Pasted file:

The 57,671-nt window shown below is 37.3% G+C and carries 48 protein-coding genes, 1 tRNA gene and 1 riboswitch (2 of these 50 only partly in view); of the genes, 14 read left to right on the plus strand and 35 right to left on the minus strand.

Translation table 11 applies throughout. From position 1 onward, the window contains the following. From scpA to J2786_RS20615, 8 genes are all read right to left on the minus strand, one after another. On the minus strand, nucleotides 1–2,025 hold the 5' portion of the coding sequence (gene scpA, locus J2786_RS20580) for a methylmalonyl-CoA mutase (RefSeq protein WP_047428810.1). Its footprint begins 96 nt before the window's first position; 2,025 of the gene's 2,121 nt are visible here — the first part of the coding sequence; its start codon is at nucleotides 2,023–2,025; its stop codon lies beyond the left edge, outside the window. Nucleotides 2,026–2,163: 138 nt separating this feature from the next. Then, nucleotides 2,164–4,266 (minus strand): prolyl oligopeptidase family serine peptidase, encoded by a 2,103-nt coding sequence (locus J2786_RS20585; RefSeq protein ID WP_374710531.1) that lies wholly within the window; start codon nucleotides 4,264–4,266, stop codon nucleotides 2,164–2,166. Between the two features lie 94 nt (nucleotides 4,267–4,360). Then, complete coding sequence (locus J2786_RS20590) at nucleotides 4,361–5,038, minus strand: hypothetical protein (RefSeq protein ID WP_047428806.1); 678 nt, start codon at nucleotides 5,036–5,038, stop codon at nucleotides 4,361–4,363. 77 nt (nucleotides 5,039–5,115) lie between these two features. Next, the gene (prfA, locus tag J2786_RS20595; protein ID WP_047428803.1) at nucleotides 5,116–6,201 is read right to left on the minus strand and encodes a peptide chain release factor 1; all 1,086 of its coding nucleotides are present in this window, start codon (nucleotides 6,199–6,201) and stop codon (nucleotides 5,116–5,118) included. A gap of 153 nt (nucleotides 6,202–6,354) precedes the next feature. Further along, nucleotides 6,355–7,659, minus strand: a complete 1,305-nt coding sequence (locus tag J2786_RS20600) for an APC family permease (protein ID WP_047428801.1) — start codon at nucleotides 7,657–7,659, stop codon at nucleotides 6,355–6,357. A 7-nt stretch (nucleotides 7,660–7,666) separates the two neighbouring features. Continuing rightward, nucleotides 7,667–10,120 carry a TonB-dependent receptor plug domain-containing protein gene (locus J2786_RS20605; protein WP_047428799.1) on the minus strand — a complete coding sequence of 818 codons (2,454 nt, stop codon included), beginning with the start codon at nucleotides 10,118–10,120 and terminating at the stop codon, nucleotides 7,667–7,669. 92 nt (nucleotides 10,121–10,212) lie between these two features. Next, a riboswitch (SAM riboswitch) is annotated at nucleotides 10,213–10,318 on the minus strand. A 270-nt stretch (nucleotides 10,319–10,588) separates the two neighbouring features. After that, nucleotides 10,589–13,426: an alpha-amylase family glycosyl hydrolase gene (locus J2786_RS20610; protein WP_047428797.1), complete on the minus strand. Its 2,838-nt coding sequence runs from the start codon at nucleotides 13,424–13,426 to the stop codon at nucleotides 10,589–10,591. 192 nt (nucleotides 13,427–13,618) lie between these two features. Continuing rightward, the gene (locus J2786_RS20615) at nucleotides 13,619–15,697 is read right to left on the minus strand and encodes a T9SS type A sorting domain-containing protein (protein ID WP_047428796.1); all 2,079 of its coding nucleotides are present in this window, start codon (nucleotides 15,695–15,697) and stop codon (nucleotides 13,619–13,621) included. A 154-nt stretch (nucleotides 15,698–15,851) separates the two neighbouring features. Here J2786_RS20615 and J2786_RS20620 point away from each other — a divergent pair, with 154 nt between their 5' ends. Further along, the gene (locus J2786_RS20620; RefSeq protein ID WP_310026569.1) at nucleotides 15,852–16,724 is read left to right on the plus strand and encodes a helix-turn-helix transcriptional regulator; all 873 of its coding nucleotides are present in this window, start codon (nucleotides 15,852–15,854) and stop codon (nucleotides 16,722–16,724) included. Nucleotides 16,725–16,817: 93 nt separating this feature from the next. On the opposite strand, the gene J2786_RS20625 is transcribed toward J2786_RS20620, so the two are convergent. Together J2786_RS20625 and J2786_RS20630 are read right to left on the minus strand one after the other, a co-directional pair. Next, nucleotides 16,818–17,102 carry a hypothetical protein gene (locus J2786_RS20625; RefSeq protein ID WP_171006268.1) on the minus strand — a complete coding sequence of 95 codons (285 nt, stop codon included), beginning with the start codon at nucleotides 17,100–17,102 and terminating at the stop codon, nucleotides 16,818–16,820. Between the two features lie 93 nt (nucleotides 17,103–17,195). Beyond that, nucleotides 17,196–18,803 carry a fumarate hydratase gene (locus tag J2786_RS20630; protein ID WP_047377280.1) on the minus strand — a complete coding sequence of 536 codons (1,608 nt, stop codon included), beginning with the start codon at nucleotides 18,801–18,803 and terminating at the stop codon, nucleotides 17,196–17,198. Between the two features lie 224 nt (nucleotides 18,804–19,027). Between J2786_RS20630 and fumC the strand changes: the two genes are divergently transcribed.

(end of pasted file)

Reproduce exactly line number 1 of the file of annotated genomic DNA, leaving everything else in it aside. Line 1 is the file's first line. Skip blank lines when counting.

The 57,671-nt window shown below is 37.3% G+C and carries 48 protein-coding genes, 1 tRNA gene and 1 riboswitch (2 of these 50 only partly in view); of the genes, 14 read left to right on the plus strand and 35 right to left on the minus strand.